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On October 30, 2023, the Biden Administration issued a landmark Executive Order on the Safe, Secure, and Trustworthy Development and Use of Artificial Intelligence (the “Order”), directing the establishment of new standards for artificial intelligence (“AI”) safety and security and laying the foundation to ensure the protection of Americans’ privacy and civil rights, support for American workers, promotion of responsible innovation, competition and collaboration, while advancing America’s role as a world leader with respect to AI.

On October 19, 2023, the U.S. Copyright Office announced in the Federal Register that it will consider a proposed exemption to the Digital Millennium Copyright Act’s (“DMCA”) anti-circumvention provisions which prohibit the circumvention of any technological measures used to prevent unauthorized access to copyrighted works.  The exemption would allow those researching bias in artificial intelligence (“AI”) to bypass any technological measures that limit the use of copyrighted generative AI models.

On September 6, 2023, California Governor Gavin Newsom signed Executive Order N-12-23 (the “Executive Order”) relating to the use of generative artificial intelligence (“GenAI”) by the State, as well as preparation of certain reports assessing the equitable use of GenAI in the public sector.  The Executive Order instructs State agencies to look into the potential risks inherent with the use of GenAI and creates a blueprint for public sector implementation of GenAI tools in the near future. The Executive Order indicates that California is anticipating expanding the role that GenAI tools play in aiding State agencies to achieve their missions, while simultaneously ensuring that these State agencies identify and study any negative effects that the implementation of GenAI tools might have on residents of the State.  The Executive Order covers a number of areas, including:

The U.S. District Court for the District of Columbia recently affirmed a decision by the U.S. Copyright Office (“USCO”) in which the USCO denied an application to register a work authored entirely by an artificial intelligence program.  The case, Thaler v. Perlmutter, challenging U.S. copyright law’s human authorship requirement, is the first of its kind in the United States, but will definitely not be the last, as questions regarding the originality and protectability of generative AI (“GenAI”) created works continue to arise.  The court in Thaler focused on the fact that the work at issue had no human authorship, setting a clear rule for one end of the spectrum.  As the court recognized, the more difficult questions that will need to be addressed include how much human input is required to qualify the user as the creator of a work such that it is eligible for copyright protection.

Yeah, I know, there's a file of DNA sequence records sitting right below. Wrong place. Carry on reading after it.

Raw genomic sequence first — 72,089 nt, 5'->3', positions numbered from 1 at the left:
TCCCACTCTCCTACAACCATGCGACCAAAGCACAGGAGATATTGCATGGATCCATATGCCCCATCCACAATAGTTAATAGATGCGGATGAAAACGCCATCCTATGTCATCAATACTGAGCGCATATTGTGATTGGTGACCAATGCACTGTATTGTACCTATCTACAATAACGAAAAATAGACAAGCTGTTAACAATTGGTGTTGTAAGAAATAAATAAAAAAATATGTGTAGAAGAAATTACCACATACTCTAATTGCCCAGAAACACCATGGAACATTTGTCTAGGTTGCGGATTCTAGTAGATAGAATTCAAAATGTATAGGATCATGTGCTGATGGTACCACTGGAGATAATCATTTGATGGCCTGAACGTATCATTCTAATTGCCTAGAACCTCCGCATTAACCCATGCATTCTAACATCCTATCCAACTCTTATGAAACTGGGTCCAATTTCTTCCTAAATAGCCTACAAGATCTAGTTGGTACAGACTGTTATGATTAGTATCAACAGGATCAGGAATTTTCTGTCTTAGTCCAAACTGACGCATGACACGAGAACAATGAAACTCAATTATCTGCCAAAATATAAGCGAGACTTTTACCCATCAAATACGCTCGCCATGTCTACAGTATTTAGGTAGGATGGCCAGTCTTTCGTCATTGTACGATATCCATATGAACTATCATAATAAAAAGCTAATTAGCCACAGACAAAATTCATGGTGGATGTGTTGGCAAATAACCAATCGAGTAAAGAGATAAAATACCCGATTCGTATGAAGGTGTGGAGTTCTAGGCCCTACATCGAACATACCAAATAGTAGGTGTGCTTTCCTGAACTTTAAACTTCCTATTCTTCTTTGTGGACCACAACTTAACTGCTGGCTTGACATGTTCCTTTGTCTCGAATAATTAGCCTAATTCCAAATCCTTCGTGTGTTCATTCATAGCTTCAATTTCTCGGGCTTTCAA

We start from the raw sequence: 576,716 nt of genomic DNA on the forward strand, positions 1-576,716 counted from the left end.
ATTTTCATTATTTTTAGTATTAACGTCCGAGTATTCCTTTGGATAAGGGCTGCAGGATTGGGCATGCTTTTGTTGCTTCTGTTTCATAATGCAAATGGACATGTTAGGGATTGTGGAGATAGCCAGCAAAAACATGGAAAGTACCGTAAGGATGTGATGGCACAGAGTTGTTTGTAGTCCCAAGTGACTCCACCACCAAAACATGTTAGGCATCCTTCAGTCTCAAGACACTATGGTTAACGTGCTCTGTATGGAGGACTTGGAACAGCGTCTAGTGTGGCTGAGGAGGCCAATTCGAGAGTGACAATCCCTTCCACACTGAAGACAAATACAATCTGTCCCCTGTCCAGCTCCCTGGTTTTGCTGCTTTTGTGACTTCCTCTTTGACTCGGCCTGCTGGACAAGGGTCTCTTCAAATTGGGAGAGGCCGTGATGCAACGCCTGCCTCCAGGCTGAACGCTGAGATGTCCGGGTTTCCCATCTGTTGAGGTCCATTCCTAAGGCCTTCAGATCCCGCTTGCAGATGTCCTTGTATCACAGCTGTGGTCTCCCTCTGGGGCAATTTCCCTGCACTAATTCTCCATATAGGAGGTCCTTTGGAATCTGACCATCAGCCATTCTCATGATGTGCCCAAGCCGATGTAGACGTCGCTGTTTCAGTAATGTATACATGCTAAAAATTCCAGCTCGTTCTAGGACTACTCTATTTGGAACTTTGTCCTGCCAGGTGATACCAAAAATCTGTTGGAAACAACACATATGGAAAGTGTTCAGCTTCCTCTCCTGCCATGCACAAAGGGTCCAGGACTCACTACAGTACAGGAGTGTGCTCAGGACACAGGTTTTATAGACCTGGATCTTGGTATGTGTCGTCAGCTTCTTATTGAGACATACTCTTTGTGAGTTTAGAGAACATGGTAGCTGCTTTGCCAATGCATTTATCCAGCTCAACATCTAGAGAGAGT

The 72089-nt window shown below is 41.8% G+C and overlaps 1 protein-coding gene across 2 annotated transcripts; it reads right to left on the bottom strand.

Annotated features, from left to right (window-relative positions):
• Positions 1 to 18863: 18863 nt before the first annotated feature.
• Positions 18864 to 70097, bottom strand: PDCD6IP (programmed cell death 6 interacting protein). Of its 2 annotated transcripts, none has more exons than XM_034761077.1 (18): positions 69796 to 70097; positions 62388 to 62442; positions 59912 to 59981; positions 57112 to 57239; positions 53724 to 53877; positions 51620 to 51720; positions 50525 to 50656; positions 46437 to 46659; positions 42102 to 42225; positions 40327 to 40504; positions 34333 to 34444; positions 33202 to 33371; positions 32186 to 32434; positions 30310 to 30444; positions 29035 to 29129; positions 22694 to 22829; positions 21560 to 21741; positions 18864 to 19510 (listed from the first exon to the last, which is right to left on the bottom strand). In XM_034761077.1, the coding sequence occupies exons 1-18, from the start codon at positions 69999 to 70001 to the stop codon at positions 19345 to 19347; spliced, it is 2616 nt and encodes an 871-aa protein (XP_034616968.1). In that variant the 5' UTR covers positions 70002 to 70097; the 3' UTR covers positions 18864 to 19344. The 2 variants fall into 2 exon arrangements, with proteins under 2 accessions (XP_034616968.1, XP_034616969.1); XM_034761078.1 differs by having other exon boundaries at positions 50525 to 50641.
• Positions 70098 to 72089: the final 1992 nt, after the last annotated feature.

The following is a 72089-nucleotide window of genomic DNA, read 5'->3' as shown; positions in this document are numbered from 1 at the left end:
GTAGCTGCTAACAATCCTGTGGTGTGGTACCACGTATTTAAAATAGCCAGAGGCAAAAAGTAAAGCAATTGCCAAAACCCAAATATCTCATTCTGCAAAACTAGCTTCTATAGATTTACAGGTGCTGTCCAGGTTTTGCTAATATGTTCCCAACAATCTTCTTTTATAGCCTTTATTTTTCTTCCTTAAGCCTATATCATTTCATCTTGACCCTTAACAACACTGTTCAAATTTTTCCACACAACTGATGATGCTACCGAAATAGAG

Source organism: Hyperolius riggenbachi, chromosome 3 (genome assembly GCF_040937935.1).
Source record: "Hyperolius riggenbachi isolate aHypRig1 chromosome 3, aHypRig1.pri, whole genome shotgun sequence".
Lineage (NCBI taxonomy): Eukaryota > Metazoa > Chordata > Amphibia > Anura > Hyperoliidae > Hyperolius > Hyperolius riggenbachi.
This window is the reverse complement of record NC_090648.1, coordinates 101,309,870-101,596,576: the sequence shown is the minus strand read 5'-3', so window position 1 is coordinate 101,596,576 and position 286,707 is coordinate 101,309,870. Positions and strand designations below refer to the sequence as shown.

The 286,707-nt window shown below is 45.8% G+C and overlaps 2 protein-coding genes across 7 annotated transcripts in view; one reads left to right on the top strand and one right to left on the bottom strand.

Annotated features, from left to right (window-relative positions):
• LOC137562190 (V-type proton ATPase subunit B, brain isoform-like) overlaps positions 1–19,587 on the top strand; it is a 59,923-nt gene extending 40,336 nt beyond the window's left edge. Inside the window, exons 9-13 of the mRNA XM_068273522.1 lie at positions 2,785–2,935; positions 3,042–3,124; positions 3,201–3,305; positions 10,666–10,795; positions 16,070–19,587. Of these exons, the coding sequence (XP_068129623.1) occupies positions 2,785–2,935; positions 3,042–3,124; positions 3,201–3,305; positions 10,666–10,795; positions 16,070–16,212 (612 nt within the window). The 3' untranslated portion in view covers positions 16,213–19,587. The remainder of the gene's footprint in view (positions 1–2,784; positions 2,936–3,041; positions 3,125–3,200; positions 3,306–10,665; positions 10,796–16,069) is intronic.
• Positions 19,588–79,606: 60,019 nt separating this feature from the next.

GitHub, acquired by Microsoft in 2018, is an online repository used by software developers for storing and sharing software projects.  In collaboration with OpenAI, GitHub released an artificial intelligence-based offering in 2021 called Copilot, which is powered by OpenAI’s generative AI model, Codex.  Together, these tools assist software developers by taking natural language prompts describing a desired functionality and suggesting blocks of code to achieve that functionality.  OpenAI states on its website that, Codex was trained on “billions of lines of source code from publicly available sources, including code in public GitHub repositories.” 

In a unanimous decision published on May 18, 2023, the U.S. Supreme Court invalidated two of Amgen’s patents for its cholesterol drug, Repatha, making it more difficult for patentees to obtain broadly worded patents.[1]  The case – Amgen Inc. v. Sanofi – involves a dispute between the two pharmaceutical companies over the “enablement” requirement of 35 U.S.C. Section 112,[2] specifically how much a patent must disclose in order to “enable” a skilled person to make and use the claimed invention without undue trial and error.  The Supreme Court held that Amgen failed to provide enough detail to recreate the full scope of its claimed invention, and that if a patent claims an entire class of processes, machines, manufactures or compositions of matter then the patent must include sufficient information that enables a person skilled in the art to make and use the entire class.

The U.S. Supreme Court affirmed the judgment of the Second Circuit in the case of Andy Warhol Found. for Visual Arts, Inc. v. Goldsmith in a 7-2 decision issued May 18, 2023, authored by Justice Sotomayor.  The Court held that the first factor of the copyright fair use test favored respondent photographer, Lynn Goldsmith, rather than petitioner, Andy Warhol Foundation for the Visual Arts (“AWF”).  The decision was limited to AWF’s commercial licensing of a silkscreen image of Prince, based on Goldsmith’s underlying photograph, to Condé Nast.  Below, we have highlighted the key factual background in the case and some takeaways from the Court’s decision. For more information, please see Cleary Gottlieb’s client alert.